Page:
China and Dollar Test Emerging Markets’ Bull Run

Factors supporting the market no longer look so solid; rising U.S. Treasury yields and a stronger dollar pose risks

By Richard Barley



OFF THE BOIL
Total return on emerging-market and developed-market stocks, in dollar terms


Source: FactSet



Good times can’t last forever. Last year, strong global growth and a weak dollar lit up emerging-market stock and bond returns. But the low-hanging fruit has been harvested. And now times are looking tough.

After a strong start to 2018, emerging-market stocks have suffered, and the stronger dollar has hit bond returns. The JP Morgan GBI-EM local-currency bond index now up only 1.8%, versus 5% in January.

Factors supporting the market no longer look so solid. China’s unexpected cut in bank reserve ratios raises questions about whether the emerging world’s most important growth engine has hidden weaknesses. Capital Economics’ emerging growth tracker slowed to 4.4% in February from 4.6% at the end of 2017. The upgrade to global growth in the latest International Monetary Fund forecasts was down to higher forecasts for advanced economies, reducing the allure of higher growth in emerging nations.

Meanwhile, rising U.S. Treasury yields and a stronger dollar pose risks. The ICE U.S. dollar index has risen 3.4% from its February low. Riskier high-yielding emerging-market currencies like the Brazilian real, Turkish lira and South African rand have fallen this year, and even low-yielding countries with better fundamentals have seen some reversal recently, notes BNP Paribas . That removes a tailwind that propelled emerging-market assets last year.
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After a strong start to 2018, emerging-market stocks have suffered, and the stronger dollar has hit bond returns.
After a strong start to 2018, emerging-market stocks have suffered, and the stronger dollar has hit bond returns. Photo: Reuters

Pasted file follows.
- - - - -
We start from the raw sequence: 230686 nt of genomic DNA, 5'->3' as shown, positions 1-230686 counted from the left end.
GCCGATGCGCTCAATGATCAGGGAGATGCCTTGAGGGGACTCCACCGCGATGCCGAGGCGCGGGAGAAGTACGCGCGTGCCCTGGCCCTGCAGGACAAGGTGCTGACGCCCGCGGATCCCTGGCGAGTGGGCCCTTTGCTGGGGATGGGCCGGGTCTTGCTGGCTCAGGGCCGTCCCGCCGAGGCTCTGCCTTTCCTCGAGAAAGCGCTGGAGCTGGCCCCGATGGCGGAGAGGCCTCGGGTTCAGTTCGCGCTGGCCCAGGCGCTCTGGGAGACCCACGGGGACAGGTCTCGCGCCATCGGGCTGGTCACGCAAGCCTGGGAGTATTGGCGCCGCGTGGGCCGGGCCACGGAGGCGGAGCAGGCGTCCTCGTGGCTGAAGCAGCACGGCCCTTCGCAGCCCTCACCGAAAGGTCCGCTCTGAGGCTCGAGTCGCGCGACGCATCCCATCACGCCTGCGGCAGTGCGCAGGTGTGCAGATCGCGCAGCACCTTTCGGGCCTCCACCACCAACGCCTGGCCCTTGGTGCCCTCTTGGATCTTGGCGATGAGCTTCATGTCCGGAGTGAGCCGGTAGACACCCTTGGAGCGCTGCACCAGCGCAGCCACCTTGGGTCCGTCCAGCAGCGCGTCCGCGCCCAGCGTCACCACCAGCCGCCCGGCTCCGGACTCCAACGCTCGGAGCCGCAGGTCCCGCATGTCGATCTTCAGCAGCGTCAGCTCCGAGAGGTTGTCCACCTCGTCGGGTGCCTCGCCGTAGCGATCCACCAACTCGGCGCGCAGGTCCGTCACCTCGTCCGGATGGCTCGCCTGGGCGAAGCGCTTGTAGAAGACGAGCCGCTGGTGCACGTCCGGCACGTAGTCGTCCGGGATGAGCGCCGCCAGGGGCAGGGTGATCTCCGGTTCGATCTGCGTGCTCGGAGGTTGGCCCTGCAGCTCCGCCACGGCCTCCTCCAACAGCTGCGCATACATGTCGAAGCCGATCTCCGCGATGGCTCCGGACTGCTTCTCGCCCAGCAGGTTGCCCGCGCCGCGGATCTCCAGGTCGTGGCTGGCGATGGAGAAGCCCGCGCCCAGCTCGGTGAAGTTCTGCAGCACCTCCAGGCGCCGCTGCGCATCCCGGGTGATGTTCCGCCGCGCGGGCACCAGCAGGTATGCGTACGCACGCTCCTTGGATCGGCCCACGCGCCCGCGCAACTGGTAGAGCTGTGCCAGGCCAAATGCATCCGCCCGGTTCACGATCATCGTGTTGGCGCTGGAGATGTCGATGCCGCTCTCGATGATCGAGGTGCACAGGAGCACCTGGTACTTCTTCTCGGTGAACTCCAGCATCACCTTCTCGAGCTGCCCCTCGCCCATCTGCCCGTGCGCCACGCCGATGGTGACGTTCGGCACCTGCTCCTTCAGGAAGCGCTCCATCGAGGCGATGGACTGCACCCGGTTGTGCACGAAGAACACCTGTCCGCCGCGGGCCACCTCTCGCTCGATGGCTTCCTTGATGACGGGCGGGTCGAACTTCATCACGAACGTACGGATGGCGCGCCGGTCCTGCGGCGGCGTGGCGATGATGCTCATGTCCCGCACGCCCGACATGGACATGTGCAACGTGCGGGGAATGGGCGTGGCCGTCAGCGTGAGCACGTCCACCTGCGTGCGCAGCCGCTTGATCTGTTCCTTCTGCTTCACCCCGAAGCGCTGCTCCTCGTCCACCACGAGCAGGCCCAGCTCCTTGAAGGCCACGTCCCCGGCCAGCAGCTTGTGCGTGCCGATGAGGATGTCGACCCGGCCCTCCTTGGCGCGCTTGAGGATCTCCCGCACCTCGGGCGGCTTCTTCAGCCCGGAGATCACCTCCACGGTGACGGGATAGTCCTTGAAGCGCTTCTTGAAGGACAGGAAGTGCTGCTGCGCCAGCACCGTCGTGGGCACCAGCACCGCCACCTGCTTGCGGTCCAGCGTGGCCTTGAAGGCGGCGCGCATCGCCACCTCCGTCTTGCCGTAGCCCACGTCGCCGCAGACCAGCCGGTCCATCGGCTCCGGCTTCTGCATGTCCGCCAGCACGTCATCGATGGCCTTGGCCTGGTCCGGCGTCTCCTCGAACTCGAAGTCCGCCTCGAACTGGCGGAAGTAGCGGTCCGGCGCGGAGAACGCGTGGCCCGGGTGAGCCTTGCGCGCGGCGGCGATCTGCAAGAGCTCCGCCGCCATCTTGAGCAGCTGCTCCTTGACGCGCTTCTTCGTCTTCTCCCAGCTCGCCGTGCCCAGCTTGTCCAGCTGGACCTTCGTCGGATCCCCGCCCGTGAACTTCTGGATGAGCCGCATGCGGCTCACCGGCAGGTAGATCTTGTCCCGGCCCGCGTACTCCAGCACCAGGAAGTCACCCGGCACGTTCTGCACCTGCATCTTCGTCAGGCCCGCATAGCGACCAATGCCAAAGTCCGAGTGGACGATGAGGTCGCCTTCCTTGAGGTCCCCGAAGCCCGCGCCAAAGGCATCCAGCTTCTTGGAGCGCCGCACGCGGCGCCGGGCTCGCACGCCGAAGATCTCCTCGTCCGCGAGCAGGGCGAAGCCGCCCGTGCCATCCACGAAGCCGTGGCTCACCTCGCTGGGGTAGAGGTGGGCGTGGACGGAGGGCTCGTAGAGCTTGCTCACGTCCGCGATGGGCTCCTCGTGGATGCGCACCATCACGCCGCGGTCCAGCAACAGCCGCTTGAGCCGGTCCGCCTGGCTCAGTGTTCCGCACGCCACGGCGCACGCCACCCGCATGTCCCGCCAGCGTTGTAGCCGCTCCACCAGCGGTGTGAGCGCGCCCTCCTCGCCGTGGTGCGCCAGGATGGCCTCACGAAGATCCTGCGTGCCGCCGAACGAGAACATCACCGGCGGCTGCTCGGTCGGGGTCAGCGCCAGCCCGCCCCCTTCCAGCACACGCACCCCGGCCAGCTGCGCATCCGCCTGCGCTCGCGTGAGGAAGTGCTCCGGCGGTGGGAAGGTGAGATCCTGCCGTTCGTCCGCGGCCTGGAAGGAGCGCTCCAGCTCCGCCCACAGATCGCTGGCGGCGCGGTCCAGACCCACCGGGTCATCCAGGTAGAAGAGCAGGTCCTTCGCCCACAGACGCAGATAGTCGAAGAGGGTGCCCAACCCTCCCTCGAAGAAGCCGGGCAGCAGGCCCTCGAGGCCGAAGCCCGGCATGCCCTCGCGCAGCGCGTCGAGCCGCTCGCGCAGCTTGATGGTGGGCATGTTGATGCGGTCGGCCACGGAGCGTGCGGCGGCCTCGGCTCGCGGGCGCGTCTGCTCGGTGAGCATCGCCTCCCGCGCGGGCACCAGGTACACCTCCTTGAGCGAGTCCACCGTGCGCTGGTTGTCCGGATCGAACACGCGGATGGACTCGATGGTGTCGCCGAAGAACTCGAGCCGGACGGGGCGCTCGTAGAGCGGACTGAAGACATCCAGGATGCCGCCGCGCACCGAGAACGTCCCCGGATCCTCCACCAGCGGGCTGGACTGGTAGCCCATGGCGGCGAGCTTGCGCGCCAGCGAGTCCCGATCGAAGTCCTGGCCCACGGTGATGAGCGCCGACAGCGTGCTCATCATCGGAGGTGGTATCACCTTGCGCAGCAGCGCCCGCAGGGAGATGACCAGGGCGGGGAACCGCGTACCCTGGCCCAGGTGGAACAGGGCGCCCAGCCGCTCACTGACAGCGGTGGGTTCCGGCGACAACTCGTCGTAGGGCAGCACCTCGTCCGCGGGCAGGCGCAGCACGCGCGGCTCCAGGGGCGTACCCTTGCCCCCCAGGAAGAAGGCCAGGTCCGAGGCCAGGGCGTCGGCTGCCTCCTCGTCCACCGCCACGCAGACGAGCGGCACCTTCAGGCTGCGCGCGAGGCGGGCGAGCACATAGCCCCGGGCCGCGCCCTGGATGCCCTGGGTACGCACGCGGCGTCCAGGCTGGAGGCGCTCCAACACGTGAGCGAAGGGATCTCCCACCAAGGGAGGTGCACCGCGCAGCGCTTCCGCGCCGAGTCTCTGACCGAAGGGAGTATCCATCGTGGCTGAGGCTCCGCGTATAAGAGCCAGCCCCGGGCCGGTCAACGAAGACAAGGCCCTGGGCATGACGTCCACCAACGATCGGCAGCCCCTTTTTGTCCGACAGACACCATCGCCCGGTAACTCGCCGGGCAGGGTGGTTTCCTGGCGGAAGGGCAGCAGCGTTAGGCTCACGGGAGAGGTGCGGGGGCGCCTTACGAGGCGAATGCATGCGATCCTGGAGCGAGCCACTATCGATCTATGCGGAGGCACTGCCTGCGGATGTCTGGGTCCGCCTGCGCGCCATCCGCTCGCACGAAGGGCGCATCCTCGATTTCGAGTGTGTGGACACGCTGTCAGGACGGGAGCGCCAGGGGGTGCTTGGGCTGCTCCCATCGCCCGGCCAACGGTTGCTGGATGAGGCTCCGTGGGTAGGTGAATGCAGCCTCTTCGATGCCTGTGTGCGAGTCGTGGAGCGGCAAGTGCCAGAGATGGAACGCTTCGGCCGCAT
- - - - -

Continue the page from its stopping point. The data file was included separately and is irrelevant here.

Political risk is on the radar. Trade clashes between the U.S. and China raise questions about the process of globalization that has lifted growth in emerging markets; geopolitical tensions leading to sanctions on Russia have slammed the ruble. Elections are due in some important emerging nations, including Brazil, Mexico and Turkey, which make investors nervy.

If the world economy is only going through a soft patch, then the potential returns afforded by some emerging-market assets, bonds especially, still look attractive. Emerging-market bonds offer higher yields than available elsewhere: the yield on the GBI-EM index is over 6%.


DOLLAR DAMPER
Currencies of high-yielding emerging countries have diverged from those of low-yielding countries against the dollar

 
Source: FactSet
Note: High-yielders are Brazil, Indonesia, Mexico, Russia, South Africa, Turkey; Low-yielders are China, Malaysia, Singapore, South Korea, Taiwan, Thailand




Still, emerging-market investors have invested a lot of faith in the idea that many countries used recent leaner years to fix some of their problems, reducing current-account deficits and making themselves less vulnerable.

That theory still makes sense. But with conditions less hospitable, it faces a bigger test. Expect more divergence among countries. A rougher patch lies ahead for emerging markets.

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